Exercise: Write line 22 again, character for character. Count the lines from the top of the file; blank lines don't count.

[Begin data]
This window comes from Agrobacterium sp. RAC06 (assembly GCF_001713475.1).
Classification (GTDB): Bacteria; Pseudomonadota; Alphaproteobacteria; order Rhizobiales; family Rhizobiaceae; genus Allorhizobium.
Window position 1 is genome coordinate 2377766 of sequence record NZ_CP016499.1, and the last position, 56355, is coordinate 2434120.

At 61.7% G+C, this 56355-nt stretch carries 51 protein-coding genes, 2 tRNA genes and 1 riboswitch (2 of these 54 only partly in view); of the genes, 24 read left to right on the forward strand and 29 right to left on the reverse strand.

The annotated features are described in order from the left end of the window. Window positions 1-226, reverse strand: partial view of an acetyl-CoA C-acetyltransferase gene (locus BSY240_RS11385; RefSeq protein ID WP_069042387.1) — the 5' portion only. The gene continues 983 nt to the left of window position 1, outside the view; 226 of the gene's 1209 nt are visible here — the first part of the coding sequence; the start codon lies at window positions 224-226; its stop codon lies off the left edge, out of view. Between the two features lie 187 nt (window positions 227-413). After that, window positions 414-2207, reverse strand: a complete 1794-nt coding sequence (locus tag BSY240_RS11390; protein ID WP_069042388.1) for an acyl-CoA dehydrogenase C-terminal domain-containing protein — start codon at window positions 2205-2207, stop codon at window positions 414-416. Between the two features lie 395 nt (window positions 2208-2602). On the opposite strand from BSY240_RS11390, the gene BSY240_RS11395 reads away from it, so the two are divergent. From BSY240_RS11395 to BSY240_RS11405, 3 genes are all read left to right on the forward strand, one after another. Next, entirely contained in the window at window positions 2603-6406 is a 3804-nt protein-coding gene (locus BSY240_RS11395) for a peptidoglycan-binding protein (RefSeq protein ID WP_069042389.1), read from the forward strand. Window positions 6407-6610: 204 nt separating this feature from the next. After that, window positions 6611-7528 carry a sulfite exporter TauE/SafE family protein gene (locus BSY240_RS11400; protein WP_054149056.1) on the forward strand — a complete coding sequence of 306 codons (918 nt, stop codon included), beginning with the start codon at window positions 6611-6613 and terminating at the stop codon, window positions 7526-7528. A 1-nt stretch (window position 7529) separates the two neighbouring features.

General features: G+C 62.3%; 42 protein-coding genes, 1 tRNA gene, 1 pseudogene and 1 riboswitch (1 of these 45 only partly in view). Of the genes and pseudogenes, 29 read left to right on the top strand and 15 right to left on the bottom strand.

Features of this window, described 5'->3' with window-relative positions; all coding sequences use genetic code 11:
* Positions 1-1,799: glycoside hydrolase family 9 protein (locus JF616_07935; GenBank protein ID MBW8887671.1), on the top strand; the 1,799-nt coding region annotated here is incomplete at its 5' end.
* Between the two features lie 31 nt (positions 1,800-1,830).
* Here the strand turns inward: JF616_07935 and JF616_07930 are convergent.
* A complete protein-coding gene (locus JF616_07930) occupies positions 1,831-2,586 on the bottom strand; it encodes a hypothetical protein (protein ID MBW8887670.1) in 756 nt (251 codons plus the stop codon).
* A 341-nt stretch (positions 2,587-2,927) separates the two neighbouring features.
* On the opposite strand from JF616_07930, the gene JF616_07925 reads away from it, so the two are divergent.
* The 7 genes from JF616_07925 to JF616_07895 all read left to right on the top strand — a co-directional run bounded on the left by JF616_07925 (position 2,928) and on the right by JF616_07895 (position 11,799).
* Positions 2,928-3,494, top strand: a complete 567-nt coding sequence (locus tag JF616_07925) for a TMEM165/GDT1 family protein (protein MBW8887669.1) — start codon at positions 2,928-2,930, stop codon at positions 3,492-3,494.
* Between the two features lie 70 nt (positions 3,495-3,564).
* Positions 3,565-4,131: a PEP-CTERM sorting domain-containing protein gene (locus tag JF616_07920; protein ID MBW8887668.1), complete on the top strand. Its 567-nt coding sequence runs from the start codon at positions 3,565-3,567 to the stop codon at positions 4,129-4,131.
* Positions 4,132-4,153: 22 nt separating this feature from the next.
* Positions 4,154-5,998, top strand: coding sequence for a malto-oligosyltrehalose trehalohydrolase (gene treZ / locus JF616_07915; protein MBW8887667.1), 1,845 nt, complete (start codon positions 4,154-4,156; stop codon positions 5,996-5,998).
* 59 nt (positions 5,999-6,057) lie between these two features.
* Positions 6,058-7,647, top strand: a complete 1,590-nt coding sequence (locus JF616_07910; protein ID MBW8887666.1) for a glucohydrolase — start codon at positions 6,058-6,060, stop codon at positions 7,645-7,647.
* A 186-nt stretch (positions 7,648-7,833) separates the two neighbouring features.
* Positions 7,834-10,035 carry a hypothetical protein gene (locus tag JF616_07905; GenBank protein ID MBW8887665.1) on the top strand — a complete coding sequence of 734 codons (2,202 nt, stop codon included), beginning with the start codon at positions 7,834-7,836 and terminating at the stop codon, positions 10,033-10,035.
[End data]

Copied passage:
* A 186-nt stretch (positions 7,648-7,833) separates the two neighbouring features.